What to say if you liked it
Eight dukes of the celebrity monarchy investigate haunted Dover Castle and discover firm evidence of spooks.
What to say if you didn’t like it
Eight scraps of humanity are tossed on to the flickering embers of reality TV in the form bogus ghost busters.
What was good about it?
• Ricardo (from The Salon) looks far scarier than any ghost, appearing as an emaciated, putrefying mini-me of Marilyn Manson.
• When presenter Keith Chegwin condemned Richard Blackwood’s already plummeting star to the sea of oblivion when he asked: “Richard, where are you?” despite the fact he was sitting about two feet away in a group of seven, three of whom were dumb blondes.
• Ricardo weeping in terror after passing through a dark passage. “I didn’t know I was sensitive like that!” he wailed.
• Ricardo becoming very precious when the other “celebrities” later revealed they thought he was being over-dramatic in the tunnel. “I’m not naming names,” he pontificated, “but…”
• When Faith Brown fell screaming to the floor as medium Ian Norman asked them to picture hundreds of “Napoleonic soldiers” rushing past them. “Oh, God! Oh, God! No!” she cried.
• When Ricardo said: “I’ve been holding my thing for a while.”
• When Cheggers asked Jo Guest: “What was going through your mind?” Whatever it was, it was travelling very slowly.
• During the séance when medium Ian Norman ascertained the spirits were speaking quickly and getting frustrated as they were aware there was an imminent ad break.
What was bad about it?
• Cheggers falling apart when he had to wrap up the show with a précis of the night’s events.
• While some of the celebrities were frightened some were most definitely not famous. What has Nancy Sorrell ever done other than dance about at the end of Shooting Stars? (see below) While Ricardo is still leeching off The Salon, and Tamara Beckwith is renowned simply for being posh.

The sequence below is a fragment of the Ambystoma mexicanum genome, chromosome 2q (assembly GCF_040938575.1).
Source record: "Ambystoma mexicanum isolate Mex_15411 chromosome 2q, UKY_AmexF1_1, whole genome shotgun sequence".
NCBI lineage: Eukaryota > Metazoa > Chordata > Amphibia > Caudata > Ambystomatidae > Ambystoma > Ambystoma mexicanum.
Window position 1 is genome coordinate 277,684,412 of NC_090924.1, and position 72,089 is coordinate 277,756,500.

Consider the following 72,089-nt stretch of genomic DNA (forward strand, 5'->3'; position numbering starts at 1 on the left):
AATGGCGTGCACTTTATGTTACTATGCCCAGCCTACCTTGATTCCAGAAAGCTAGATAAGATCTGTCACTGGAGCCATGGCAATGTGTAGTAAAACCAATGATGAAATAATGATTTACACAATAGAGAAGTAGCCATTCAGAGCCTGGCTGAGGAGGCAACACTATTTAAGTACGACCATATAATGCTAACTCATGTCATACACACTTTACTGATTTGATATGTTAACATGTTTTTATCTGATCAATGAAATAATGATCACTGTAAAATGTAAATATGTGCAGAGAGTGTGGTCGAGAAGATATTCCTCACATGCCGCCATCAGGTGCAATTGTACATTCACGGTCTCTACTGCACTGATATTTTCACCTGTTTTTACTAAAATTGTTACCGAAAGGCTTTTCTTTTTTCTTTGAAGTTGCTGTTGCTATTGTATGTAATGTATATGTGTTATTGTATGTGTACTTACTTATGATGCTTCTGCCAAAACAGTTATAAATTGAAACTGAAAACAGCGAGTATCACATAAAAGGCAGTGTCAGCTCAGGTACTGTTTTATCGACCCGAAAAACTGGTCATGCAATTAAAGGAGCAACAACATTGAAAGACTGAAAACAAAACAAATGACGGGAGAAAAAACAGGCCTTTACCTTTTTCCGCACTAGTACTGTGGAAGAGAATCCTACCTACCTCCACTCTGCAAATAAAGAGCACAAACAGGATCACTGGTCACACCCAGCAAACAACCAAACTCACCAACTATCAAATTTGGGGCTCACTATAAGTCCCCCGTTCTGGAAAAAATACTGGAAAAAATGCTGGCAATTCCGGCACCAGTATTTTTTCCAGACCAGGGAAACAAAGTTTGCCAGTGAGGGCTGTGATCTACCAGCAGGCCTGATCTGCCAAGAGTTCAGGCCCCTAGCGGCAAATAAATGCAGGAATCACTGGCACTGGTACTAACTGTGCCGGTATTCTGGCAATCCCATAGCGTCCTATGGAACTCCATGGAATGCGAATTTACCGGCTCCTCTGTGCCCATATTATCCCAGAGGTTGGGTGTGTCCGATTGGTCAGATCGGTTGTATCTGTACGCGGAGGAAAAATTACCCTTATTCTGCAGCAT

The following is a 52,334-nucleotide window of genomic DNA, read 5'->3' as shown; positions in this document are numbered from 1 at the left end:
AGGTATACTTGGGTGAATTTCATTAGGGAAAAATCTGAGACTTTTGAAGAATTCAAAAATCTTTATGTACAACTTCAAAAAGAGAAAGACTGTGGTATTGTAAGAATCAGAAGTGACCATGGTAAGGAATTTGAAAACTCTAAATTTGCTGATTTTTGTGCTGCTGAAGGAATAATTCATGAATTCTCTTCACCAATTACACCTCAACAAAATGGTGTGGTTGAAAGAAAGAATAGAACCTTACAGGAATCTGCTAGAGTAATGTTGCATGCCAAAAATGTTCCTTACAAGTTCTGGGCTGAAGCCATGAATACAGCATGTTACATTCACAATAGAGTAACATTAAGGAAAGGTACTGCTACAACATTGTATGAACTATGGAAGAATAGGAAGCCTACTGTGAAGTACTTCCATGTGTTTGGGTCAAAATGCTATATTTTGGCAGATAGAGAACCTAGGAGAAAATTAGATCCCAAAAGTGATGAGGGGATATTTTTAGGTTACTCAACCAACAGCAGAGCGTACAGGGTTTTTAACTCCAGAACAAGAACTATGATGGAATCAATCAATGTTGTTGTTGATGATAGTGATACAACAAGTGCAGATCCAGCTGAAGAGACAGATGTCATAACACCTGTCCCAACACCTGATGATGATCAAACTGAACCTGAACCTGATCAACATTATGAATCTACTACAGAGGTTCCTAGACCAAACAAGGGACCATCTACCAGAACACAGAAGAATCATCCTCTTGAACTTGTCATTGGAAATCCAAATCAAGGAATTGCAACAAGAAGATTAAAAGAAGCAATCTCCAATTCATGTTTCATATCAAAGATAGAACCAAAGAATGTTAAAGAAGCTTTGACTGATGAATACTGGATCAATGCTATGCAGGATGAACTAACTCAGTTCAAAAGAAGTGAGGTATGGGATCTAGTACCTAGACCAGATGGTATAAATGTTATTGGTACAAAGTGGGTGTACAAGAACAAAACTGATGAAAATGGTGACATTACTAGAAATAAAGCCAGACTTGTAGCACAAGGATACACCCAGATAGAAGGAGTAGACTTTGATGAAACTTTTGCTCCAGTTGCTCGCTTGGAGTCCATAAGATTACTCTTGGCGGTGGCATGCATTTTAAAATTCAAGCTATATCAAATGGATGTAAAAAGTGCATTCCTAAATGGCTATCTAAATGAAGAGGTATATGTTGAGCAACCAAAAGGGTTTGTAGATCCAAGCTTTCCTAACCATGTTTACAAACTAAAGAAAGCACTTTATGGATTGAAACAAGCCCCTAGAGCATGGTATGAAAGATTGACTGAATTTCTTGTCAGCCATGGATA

• The way any unusual occurrence or feeling was immediately attributed to ghosts, as if standing still with your eyes closed in the freezing cold wouldn’t naturally cause dizziness and nausea.
• Also, the implication for any suggestion of fear or apprehension was because of ghosts, such as when it was claimed staff wouldn’t go into a room as they had a “funny feeling about it”.
• The frequency with which Cheggers proclaimed the show was exclusively on Living TV as though the bosses of the major channels were beating on the portcullis of
Dover Castle in frustration that they weren’t broadcasting it.
• When Faith Brown cluelessly exclaimed: “There are so many vibes up there.” The word “vibes” is the major verb, noun and adjective in the lexicon of the illiterate DJ.
• When medium Ian Norman dubiously claimed he could see “men hanging on the walls” and sense “a smell like rotting flesh”.
• Ian Norman appropriating the emotions of others to add credibility to his spiritual dogma: “When Ricardo feels…”
• Cheggers not letting Faith’s trauma get in the way of his chirpiness by saying: “She’s with a counsellor,” he disclosed, as though this made it fine for him to resume his cheery style.
• The bits where either Roy Walker or Richard Blackwood was isolated in the room the staff refused to enter and absolutely nothing happened for about 20 minutes other than Roy pleading for any spirits not to harm him. And when Jo Guest, Nancy Sorrell and Tamara Beckwith stared into a mirror when trying to invoke “The Red Lady” and burst into tears whenever they spotted something unusual.
• The séance was an abomination.
NB Nancy Sorrell has, in fact, been modelling for 13 years and has had lots of TV roles. She also went on tour with Jeff Beck, and sang a solo Cry Me A River by Julie London on each tour date. We apologise for overlooking these achievements.